Humane Society Objects To Plan To Kill Geese Living in Two County Parks
Montgomery Parks says it has tried nonlethal methods, but geese population has continued to grow
Two Canada geese in a Montgomery County park
The Humane Society of the United States is calling on Montgomery Parks not to go forward with a plan to round up and kill as many as 300 geese in a Silver Spring park and at the popular Lake Needwood recreation area in Rockville.
David Petersen, natural resources specialist with Montgomery Parks, said the department is facing an overpopulation of Canada geese, which damage playing fields and water quality, leave droppings filled with bacteria, and can be aggressive toward park guests—especially in the spring while protecting their nests.
He said recent counts have found between 80 and 120 of the geese at Martin Luther King Jr. Recreational Park, the 95-acre park in Silver Spring where Parks staff and a contractor will round up geese for transportation to a processing facility starting either late this month or early July.
The roundup must wait until the geese have begun molting, or losing their flying feathers, Petersen said. The same process will happen at Lake Needwood, where he said counts have found between 20 and 50 geese.
The program as approved allows for the removal of up to 300 geese, though Petersen said he expects the number of geese to be rounded up and killed to be between 100 and 150. The goose meat from the processing plant will be donated to the Maryland Food Bank. It will be the first time Montgomery Parks has used the method of collecting the birds and taking them to a processing facility.
“This hasn’t been something that we’re jumping to do,” Petersen said. “The problems at these parks go back years and years. We’ve been doing other management efforts, but again as we’ve seen other entities successfully use this technique, it kind of just surfaced as the next step.”
Lynsey White Dasher, director of humane wildlife conflict resolution with the Humane Society, said the lethal method for dealing with geese is inhumane and often ineffective.
“These round up and killing programs for geese are not effective because they simply leave open empty attractable habitat,” Dasher said, “and that habitat will be refilled by geese coming in from nearby areas.”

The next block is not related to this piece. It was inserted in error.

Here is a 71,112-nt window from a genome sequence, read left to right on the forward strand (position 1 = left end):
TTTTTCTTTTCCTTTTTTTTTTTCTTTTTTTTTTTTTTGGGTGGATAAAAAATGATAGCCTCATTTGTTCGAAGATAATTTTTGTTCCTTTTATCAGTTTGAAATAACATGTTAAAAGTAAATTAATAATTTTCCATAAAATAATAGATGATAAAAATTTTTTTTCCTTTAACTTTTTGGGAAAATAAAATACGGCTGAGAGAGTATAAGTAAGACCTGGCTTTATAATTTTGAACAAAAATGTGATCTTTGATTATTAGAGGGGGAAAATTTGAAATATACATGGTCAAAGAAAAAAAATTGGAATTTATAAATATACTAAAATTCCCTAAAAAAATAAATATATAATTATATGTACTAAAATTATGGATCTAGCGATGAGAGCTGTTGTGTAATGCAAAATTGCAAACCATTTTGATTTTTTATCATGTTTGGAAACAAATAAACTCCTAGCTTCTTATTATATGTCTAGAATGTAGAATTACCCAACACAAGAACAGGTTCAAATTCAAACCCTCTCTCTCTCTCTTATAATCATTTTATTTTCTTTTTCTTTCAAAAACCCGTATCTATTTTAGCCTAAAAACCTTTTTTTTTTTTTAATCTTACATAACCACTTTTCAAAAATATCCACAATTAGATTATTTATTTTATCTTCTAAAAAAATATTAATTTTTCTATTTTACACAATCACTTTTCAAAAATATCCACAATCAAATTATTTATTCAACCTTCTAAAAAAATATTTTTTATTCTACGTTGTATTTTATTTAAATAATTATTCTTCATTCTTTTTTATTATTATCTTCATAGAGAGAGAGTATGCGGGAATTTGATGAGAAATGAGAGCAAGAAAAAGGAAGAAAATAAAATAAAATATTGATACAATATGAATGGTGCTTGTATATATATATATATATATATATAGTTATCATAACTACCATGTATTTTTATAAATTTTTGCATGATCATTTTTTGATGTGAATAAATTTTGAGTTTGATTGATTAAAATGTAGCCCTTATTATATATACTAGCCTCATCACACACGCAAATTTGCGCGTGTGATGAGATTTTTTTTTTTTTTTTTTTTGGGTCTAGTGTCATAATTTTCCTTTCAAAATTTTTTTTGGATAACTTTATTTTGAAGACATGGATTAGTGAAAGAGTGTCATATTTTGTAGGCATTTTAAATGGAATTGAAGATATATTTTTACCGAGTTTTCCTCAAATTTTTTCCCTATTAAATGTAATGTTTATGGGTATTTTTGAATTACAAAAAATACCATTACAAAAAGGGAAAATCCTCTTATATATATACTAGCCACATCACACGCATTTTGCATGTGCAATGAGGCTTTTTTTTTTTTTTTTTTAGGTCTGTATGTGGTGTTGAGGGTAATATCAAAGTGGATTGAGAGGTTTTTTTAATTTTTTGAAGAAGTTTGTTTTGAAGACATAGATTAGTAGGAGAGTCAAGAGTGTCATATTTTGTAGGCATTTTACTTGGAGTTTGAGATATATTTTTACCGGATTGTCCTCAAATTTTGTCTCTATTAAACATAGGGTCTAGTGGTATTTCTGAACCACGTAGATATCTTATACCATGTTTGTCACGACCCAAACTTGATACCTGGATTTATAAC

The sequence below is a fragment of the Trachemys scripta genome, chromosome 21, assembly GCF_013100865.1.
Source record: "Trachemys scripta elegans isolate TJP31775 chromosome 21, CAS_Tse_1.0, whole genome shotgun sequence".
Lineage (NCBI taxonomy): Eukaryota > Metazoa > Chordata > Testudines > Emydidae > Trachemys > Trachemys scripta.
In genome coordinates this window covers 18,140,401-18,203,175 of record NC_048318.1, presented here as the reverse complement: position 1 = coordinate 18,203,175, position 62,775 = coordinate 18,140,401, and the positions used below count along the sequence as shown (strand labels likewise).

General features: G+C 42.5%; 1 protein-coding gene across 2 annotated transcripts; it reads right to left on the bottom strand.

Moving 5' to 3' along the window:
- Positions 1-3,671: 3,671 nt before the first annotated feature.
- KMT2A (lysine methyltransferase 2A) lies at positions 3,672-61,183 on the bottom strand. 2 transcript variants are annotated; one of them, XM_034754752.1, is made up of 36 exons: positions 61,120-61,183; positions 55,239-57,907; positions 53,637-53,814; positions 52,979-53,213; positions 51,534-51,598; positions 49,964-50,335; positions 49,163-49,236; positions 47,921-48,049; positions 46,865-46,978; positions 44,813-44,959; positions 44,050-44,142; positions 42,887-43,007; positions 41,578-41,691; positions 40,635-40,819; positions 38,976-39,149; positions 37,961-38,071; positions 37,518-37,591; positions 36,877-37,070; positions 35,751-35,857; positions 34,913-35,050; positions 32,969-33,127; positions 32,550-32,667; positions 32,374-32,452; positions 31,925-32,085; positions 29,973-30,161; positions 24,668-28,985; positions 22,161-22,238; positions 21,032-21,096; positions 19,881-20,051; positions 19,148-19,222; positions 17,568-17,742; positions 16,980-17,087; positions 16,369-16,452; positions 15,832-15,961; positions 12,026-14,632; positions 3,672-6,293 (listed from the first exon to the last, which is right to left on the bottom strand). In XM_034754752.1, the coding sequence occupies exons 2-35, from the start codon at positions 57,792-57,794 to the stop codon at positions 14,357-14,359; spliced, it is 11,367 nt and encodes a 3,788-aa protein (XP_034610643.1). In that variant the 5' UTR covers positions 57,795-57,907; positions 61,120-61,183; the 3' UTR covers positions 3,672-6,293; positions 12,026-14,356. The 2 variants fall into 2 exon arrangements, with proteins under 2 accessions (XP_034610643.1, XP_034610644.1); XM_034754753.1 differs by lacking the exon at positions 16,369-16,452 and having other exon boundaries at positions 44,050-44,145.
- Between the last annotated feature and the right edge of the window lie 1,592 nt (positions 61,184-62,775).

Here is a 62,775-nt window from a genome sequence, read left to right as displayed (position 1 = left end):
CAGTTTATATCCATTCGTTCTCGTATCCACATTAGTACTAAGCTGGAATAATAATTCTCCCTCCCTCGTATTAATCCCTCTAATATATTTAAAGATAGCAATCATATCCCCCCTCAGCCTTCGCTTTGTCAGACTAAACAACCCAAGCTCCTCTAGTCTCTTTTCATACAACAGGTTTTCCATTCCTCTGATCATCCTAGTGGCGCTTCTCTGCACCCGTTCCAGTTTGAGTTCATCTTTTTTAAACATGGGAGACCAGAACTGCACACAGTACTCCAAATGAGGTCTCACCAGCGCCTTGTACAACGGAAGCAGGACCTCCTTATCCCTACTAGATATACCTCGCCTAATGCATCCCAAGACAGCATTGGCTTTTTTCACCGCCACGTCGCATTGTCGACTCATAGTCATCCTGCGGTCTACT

She encouraged Montgomery Parks to implement a program of other techniques throughout the year, including egg addling, hiring companies with dogs to chase the geese away and allowing grass and vegetation to grow higher immediately around lakes and ponds.
Via Montgomery Parks, the two locations where the geese roundups are set to take place.
Geese are known to prefer lakes and ponds with mowed grass edges, since it allows them to more easily look out for predators during the molting season. That’s part of the reason why geese are known to frequent parks with athletic playing fields and golf courses, Petersen and Dasher said.
Petersen said Parks has tried those other techniques, including egg addling, in which people paint over goose eggs with corn oil so the eggs can’t hatch. The Humane Society considers that method more humane than rounding up adult geese and killing them.
He also said the department has repeatedly tried to get park patrons to stop feeding the animals, something else that attracts them to the areas.
“We do want to recognize that [Montgomery Parks] seems to be making some effort, but we certainly feel they could expand these humane efforts and we would be happy to help them design and implement a humane Canada geese management program,” Dasher said.
Petersen said Parks expects the roundup program to significantly decrease the geese populations in the two parks, though he left open the possibility the department would have to conduct similar programs in the future.
“It absolutely reduces the population,” Petersen said. “That’s been shown not only around the region, but around the country. This has been used for decades as a way to reduce the impacts. I don’t foresee the same number or more geese coming back the following season.”
The operation has approval from Parks Director Michael Riley and a permit required by the federal government. Parks staff and its contractor will use small, temporary fences to round up the geese, which will then be put into crates and transported to the processor, where they will be slaughtered and the meat packaged for the food bank.
Petersen said the project will cost Parks about $20 per goose.